The California Earthquake Authority (CEA) has seen the traditional reinsurance component of its risk transfer arrangements shrink further at the 1/1 renewals, according to the latest estimate from the insurer.
A forecast for the California Earthquake Authority’s (CEA) claims paying capacity at January 1st 2023 shows the overall reinsurance and catastrophe bond backed risk transfer component as having shrunk to $8.2 billion.
That’s down from just over $9 billion of reinsurance and cat bonds at November 1st 2022.
As we reported, the CEA was unable to secure all of the traditional reinsurance it wanted at its October 1st renewal, while the reinsurance it did renew at this stage was all placed at higher rates on line.
The hardening of the reinsurance market has resulted in an affordability issue, even for the very largest risk transfer buyers in the market.
The CEA’s risk transfer arrangements shrank further before the end of last year, as a $400 million catastrophe bond matured and was replaced with a new $305 million cat bond issuance.
That was still quite a result though, as it was the largest cat bond issued since hurricane Ian and showed the level of support the CEA has from cat bond investors.
Thanks to the multi-year nature of catastrophe bonds, the CEA still has $1.875 billion of cat bond backed reinsurance in-force, which puts it as the fourth largest sponsor in the market at this time, according to Artemis’ data.
But, on the traditional reinsurance side of the CEA’s claims paying capacity, the total secured had shrunk further by January 1st 2023.
The CEA had roughly $7.125 billion of reinsurance in-force as it moved into the final stages of its January renewal negotiations, it appears from the data available.
But, with total reinsurance and cat bonds falling to $8.2 billion at January 1st, while $1.875 billion is still in-force from catastrophe bonds, it suggests the traditional reinsurance share of the CEA’s risk transfer tower has now fallen to approximately $6.325 billion (based on the data we’ve seen).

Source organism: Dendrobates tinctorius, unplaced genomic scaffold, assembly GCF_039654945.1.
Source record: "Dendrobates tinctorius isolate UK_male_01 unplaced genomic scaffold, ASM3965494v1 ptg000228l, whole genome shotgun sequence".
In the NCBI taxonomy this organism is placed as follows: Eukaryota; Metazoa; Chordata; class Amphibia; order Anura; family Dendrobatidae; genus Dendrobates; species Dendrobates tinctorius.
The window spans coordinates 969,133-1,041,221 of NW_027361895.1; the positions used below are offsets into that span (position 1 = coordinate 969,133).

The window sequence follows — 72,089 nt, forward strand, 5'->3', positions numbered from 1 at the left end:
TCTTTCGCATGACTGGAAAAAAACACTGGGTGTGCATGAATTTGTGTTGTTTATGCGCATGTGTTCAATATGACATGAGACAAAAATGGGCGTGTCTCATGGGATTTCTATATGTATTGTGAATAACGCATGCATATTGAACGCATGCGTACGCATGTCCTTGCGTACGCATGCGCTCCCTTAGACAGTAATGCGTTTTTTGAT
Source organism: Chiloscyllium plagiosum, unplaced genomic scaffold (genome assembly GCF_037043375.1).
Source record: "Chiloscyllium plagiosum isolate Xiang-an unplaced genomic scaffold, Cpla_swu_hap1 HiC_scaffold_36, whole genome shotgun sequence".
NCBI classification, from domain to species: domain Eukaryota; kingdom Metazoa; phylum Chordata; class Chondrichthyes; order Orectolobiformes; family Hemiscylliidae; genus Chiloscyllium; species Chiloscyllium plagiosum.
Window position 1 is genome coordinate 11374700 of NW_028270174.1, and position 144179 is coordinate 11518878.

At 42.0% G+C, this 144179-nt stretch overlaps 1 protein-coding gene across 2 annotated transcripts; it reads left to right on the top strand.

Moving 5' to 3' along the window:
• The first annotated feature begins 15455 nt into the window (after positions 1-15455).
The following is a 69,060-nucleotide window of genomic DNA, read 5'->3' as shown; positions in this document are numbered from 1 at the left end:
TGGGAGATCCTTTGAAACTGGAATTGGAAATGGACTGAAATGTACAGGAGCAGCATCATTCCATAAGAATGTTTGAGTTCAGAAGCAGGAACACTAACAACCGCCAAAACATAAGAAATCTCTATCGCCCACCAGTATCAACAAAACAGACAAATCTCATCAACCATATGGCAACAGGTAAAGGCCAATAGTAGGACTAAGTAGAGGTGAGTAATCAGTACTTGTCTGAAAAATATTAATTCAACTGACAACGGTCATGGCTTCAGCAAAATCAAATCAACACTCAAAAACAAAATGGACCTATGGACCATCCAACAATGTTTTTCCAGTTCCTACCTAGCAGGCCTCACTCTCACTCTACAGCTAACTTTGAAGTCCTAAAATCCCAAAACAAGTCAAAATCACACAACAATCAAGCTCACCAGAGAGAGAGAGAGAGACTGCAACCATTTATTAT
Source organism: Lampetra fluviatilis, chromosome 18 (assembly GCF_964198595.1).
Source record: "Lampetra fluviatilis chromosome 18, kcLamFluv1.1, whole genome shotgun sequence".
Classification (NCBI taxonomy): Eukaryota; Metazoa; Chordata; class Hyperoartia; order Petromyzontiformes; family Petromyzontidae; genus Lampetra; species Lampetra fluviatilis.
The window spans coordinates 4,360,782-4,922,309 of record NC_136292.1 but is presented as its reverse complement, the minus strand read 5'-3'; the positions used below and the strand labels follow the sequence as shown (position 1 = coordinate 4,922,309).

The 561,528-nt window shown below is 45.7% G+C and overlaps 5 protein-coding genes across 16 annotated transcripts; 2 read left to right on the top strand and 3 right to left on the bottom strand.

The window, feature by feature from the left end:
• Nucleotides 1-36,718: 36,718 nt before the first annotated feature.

Which means at Jan 1st cat bonds made up roughly 23% of the risk transfer arrangements the CEA had in-force, up from around 21% before the latest renewals.
While traditional reinsurance limit seems to have shrunk from roughly $7.125 billion pre-renewal, to around $6.325 billion at January 1st.
The CEA has another significant reinsurance renewal approaching at April 1st, when the insurer has around $1.4 billion of traditional protection up for renewal.
The CEA’s staff had anticipated a contracting risk transfer program and the insurer is looking into other levers that can help it reduce its claims paying capacity needs.
The staff anticipate hard reinsurance market pricing meaning it cannot secure as much protection as it wants, but still the multi-year nature of cat bonds continue to provide a level of continuity.
The next cat bond renewals are due in the summer, but given how reinsurance and cat bond capacity looks it is possible the CEA opts to try and secure more capital market protection prior to that.
Meaning, the ILS market could potentially increase its share of the risk transfer arrangements if pricing and available cat bond market capital can tempt the insurer back.